The "Don’t Mow, Let It Grow" message is simple. Small changes in the management of grasslands give large benefits to biodiversity.
And that helps all of us.
So the challenge for us and our project partners was to get people to embrace this change in a positive manner.
A three-year pilot project, Don’t Mow, Let It Grow is the biggest of its type in Northern Ireland. It is funded by the National Lottery through the Heritage Lottery Fund. 38 grasslands have been managed by the Causeway Coast & Glens Borough Council, in partnership with the Department for Infrastructure and the Northern Ireland Environment Agency.
In the early days, there was some resistance to the project with a lot of media attention being focused on the opinions of those who preferred their verges "neat and tidy".
To challenge these perceptions, Fourteen Forty recommended the creation of a strong brand that caught the eye as well as getting the message across clearly. A brand that demonstrated this project had a message which needed to be taken seriously by everyone if we want to help improve our environment.
Initially, signage was placed at all sites to raise awareness of the project and give a clear message that these sites were now being managed to create a positive change.
Next, we created a website that serves as an information hub for those who want to know more about the project. Each location was mapped and imagery regularly uploaded to reflect progress at that site. A toolkit outlining best practice will soon be available for anyone who would like to change their approach to grassland management.
Social media played a vital part in getting the message out. Here we were fortunate to have the invaluable assistance of the project lead, Rachel Bain (Biodiversity Officer, Causeway Coast & Glens Council) and Donna Rainey, an incredibly dedicated volunteer who brings an undiminished passion to the project. You can like the Facebook page here.
To increase engagement with the project at a local level we developed an engagement programme to be delivered at primary schools across the borough.
The children were fascinated to learn about the story of pollination, as told by the Don’t Mow, Let It Grow mascot, Bizzy Flo the Bumble Bee. In finding out how they can make a difference we now have a keen group of junior environmentalists to help spread the word.
You can read a creative insight into the making of Bizzy Flo here.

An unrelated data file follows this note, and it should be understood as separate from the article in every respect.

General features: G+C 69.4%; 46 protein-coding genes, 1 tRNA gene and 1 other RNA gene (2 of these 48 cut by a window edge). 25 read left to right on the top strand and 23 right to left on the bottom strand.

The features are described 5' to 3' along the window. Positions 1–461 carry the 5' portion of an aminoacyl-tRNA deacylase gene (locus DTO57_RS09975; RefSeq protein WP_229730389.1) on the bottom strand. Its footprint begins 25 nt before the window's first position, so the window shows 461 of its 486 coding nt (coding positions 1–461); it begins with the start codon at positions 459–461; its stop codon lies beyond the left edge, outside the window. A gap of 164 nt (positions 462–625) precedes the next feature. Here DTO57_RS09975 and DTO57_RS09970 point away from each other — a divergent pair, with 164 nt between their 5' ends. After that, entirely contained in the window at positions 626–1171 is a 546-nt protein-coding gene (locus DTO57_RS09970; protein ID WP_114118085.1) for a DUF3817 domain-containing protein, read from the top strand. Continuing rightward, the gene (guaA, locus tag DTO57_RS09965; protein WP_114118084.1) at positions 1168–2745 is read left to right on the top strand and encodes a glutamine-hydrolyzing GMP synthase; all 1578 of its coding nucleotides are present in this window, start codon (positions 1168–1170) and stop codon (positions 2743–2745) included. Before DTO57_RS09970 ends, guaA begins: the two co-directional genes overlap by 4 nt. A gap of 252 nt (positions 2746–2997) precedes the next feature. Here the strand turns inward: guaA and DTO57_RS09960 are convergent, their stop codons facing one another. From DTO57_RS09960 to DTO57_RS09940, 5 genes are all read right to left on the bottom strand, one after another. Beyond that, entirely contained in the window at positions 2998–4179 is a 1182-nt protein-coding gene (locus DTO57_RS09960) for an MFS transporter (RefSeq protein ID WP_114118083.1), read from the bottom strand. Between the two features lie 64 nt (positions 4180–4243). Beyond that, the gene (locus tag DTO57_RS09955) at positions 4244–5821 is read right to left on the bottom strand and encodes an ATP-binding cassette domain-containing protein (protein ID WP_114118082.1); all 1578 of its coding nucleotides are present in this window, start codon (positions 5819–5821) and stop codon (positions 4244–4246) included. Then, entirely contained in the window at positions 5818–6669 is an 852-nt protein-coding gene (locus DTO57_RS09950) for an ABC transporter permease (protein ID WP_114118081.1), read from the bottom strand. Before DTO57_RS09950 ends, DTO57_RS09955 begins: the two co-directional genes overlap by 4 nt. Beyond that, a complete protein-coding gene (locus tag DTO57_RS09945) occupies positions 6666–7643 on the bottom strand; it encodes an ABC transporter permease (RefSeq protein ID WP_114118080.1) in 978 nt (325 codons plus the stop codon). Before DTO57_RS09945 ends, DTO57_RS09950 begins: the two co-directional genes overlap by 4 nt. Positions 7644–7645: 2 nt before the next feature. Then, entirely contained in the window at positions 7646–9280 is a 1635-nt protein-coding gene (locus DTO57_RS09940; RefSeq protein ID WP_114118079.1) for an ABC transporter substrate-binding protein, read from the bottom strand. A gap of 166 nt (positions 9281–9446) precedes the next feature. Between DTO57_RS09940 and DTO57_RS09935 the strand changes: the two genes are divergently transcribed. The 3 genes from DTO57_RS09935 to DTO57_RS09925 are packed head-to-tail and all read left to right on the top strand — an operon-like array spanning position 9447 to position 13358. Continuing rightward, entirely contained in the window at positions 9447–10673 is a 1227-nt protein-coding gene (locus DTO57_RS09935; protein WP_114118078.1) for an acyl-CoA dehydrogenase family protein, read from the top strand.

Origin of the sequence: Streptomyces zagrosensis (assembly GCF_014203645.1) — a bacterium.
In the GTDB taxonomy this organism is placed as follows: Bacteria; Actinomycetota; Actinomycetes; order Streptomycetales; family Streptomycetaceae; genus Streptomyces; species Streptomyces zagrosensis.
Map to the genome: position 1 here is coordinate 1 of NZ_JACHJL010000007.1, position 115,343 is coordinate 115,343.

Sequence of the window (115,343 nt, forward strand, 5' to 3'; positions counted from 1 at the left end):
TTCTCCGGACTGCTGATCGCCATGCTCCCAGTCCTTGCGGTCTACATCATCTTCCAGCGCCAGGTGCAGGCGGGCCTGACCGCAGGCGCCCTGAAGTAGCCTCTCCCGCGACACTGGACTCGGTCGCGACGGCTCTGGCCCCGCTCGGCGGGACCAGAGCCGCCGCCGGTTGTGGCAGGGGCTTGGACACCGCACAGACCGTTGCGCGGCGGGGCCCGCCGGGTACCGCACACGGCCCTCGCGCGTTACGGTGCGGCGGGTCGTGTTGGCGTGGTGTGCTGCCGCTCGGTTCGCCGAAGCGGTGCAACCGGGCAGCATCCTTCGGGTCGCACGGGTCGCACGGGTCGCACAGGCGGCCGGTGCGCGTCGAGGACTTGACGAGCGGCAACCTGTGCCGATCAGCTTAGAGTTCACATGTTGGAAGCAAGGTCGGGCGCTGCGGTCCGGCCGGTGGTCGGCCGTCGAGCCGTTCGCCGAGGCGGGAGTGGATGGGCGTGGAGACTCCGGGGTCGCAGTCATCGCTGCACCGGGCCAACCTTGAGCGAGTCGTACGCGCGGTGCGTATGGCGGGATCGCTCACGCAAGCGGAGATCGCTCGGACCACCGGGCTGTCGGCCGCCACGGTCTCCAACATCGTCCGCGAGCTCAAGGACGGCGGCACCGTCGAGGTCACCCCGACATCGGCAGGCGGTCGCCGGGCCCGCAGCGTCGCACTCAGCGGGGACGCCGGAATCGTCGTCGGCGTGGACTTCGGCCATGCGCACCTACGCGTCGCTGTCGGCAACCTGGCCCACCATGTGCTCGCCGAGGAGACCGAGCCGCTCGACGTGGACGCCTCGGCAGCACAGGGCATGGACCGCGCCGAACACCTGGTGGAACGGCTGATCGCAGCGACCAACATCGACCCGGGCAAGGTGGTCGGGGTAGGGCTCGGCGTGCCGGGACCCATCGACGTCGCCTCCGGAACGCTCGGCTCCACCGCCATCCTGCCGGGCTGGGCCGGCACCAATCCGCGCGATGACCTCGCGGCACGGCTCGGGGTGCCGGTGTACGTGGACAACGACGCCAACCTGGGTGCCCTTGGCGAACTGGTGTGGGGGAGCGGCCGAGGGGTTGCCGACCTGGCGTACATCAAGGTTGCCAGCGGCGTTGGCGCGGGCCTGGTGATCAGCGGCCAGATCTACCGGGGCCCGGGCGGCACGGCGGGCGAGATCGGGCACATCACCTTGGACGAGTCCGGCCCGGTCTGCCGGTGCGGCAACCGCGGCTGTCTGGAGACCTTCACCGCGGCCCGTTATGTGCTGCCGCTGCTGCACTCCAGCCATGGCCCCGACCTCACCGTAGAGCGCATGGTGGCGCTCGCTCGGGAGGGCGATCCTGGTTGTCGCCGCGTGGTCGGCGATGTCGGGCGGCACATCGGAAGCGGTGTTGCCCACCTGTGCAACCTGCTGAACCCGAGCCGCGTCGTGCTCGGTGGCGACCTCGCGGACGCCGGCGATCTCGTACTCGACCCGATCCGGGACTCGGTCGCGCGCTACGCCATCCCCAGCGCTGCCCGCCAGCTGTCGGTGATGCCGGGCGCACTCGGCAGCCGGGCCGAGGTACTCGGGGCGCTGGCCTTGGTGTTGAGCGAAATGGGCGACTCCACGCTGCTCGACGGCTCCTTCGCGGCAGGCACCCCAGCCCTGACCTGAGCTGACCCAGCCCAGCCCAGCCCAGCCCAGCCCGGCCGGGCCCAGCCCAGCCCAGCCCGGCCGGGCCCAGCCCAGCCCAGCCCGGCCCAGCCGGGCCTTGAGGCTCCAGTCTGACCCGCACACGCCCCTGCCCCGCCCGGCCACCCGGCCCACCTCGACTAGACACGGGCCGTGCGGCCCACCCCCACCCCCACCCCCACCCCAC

Throughout the project an economic appraisal has been carried out by eftec, the first consultancy in the UK to apply environmental economics to public policy and business challenges. This is very much in line with the project’s goal of clearly demonstrating a positive impact on both the environment and the financial costs of grassland management.
The full results, along with their methodology, will be made available shortly as part of the online toolkit.
Over 2500 People Like Our Page.
(60% increase so far in 2019)
Over 1000 Surveys submitted
by the public.
Over 95% of people support this approach
to grassland management.
For those concerned about road safety issues please consider this message from Gary Quinn of the Department for Infrastructure:
“The important word is management. It is not about the abandonment of the road verge by the Department to just let everything grow wild. The sites are surveyed and the methodology carefully developed and tested. Different management options including frequency and timing of cutting and lifting are developed for each site to enhance its biodiversity, whilst not compromising road safety. The project has not been about short term cost savings for the Department, but crucially, it is hoped that the lessons learned from the pilot will better inform policy-making on the Department’s verge management over the longer term. The project also identified areas with Invasive Alien Species and has worked to ensure they are not spread.”
The Council has committed itself to continue to implement the Don’t Mow, Let it Grow principles post-project and several public and private landowners have also committed to adopting the principles throughout their own sites.
The Don’t Mow, Let It Grow project very much fits with Fourteen Forty’s ethos of supporting projects which we believe will have a positive impact on our world through improving the environment, encouraging people to become more active and delivering societal benefits.